Styrene announced "Virtual Boyfriend" as the first single from the new album Generation Indigo via Spinner Music, as well as the launch of her new website. "Virtual Boyfriend" was released on 21 March 2011, and featured an animated promotional video directed by Ben Wheele. Generation Indigo was released on 28 March 2011, via Future Noise Music. The album received critical acclaim, including a perfect 10 out of 10 score in Artrocker magazine, and 8 out of 10 in The Telegraph newspaper. Generation Indigo was also chosen as Album of the Day on UK radio station BBC 6 Music. It was released in the US on 24 April 2011, the day before her death.
"Ghoulish" was the first posthumous single to be released from Generation Indigo, and was backed by a remix from Hercules and Love Affair. Lauryn S. Siegel directed a music video for it.
In 1983, Styrene was initiated into the Hare Krishna movement and recorded at their recording studios while living as a devotee at Bhaktivedanta Manor. She lived as a Hare Krishna convert in Hertfordshire and London from 1983 to 1988.
In March 2009, Styrene took part in the inaugural Instigate Debate night. The night's theme was modern day consumerism. Other current issues were also discussed. She lived in St Leonards, East Sussex.
In February 2011, in an interview published in The Sunday Times magazine, which largely focused on her past and present relationship with her daughter Celeste, Styrene revealed that she had been treated for breast cancer, and that it had spread to her spine and lungs. She died on 25 April 2011, at the age of 53.
- Translucence (United Artists, 1980)
- Flower Aeroplane (2004)
- Generation Indigo (Future Noise Music, 2011)
- God's & Godesses (Awesome, 1986)
- "Silly Billy"/"What A Way" — as Mari Elliot (GTO, 1976)
- "Talk In Toytown"/"Sub Tropical" (United Artists, 1980)
- "City Of Christmas Ghosts" — Goldblade featuring Poly Styrene (Damaged Goods, 2008)
- "Black Christmas" (2010)
- "Virtual Boyfriend" (2011)
- "Ghoulish" (2011)
- "BBC News – Punk icon Poly Styrene dies at 53". BBC. 26 April 2011. Retrieved 26 April 2011.
- Poly Styrene dies, aged 53, Digital Spy, 26 April 2011
- Telegraph obituary
- "The return of punk's first lady". The Independent. 21 November 2008. Archived from the original on 11 Feb 2011.
- Philby, Charlotte (19 April 2008). "My secret life: Poly Styrene, Singer, 51". The Independent (London). Retrieved 26 April 2011.
- Abbene, Jillian (2008). "on the record with Poly Styrene". Sugarbuzz Magazine. Retrieved 26 April 2011.
- Abebe, Nitsuh (9 May 2011). "A Glorious Yelp". New York magazine. pp. 112–13.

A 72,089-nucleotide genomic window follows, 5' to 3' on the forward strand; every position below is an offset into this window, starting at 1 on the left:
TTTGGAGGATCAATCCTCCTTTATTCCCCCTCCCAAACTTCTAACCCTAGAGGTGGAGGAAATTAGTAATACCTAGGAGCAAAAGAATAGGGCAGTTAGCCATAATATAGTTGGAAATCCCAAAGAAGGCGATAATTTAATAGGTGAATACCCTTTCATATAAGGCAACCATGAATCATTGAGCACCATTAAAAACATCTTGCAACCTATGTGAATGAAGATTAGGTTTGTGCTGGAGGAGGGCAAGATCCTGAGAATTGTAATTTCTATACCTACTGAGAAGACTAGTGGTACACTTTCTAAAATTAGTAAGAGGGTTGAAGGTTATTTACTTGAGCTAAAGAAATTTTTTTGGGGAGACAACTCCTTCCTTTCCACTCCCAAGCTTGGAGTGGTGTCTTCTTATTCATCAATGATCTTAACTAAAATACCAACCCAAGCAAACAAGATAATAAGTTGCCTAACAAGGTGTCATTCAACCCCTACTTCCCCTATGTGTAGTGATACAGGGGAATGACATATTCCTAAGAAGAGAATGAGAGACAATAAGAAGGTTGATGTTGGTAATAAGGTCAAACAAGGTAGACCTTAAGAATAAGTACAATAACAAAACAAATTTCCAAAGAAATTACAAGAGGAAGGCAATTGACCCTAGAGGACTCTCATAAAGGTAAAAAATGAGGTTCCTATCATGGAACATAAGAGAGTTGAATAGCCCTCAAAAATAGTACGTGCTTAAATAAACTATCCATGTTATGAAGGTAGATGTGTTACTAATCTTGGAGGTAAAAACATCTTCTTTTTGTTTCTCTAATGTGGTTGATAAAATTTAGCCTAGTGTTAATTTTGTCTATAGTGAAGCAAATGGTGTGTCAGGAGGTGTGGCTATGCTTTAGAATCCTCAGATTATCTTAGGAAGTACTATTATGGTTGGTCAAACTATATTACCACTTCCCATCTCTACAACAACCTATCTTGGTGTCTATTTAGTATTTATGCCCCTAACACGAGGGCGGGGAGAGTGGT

- "gig list – my sex pistols collection". Punk1976.webs.com. Retrieved 27 April 2012.
- Simpson, Dave (23 March 2011). "Poly Styrene: The Spex factor". The Guardian (London). Retrieved 26 April 2011.
- McCarthy, Nick (30 April 2011). "Poly Styrene and the Birmingham demo tape". Birmingham Mail. Retrieved 3 May 2011.
- "Mari Elliot – Silly Billy " at Discogs
- Hartnett, P-P. "Once upon a time...". X-Ray Spex. Retrieved 26 April 2011.
It was in the hot summer of 1976 that Poly Styrene placed an advert in the British music papers NME and MELODY MAKER which started with the grabbing header of 'YOUNG PUNX WHO WANT TO STICK IT TOGETHER'.
- "Poly Styrene Music News & Info". Billboard. Retrieved 26 April 2011.
- Published on 2 April 2011. "Former punk rocker in defiant cancer battle – Features – Hastings St. Leonards Observer". Hastingsobserver.co.uk. Retrieved 26 April 2011.
- "X-Ray Spex Music News & Info". Billboard. Retrieved 26 April 2011.
- "Concrete Jungle Festivals". Jacktheladproductions.com. Retrieved 26 April 2011.
- "News | Update: Robb & Poly Styrene Cosy Up For Xmas". The Quietus. 3 December 2008. Retrieved 26 April 2011.
- "Musicians criticise Google in YouTube royalties battle | News". NME. 25 March 2009. Retrieved 26 April 2011.
- "X-Ray Spex Poly Styrene to release solo album". NME. 29 October 2010. Retrieved 26 April 2011.
- Murray, Robin (9 December 2010). "Track Of The Day 9/12 – Poly Styrene – Punk Icon Gets festive". Clash (magazine). Retrieved 26 April 2011.
the track was inspired by news reports about an American serial killer dressed as Santa Claus, and references therecession.
- "Poly Styrene Takes Aim at Technology's Failings in 'Virtual Boyfriend' Video – Spinner UK". Spinnermusic.co.uk. 9 February 2011. Retrieved 26 April 2011.
- "Poly Styrene". Poly Styrene. Retrieved 26 April 2011.
- "When ‘gay’ Boy George was rejected to be part of Hare Krishna movement". topnews.in. 27 July 2009. Retrieved 26 April 2011.
- "Ken Livingstone debates with pop stars in London pub | News". NME. 26 March 2009. Retrieved 26 April 2011.
- "X-Ray Spex's Poly Styrene dies of cancer | News". NME. Retrieved 26 April 2011.
- "Wonky Pop At Cargo – Thur 9th April 09 | music news". ilikemusic.com. Retrieved 26 April 2011.
- Translucence at Discogs
- "x-ray spex official site – poly's solo activity". X-rayspex.com. Retrieved 2 January 2012.
- ASIN B004LYG4I8, Generation Indigo (26 April 2011)
- Robb, John (17 March 2011). ""Generation Indigo" Track By Track Interview". Poly Styrene Official Youtube Channel. Retrieved 26 April 2011.
- Gods And Goddesses at Discogs
- "Talk In Toytown " at Discogs
- "City Of Christmas Ghosts " at Discogs (list of releases)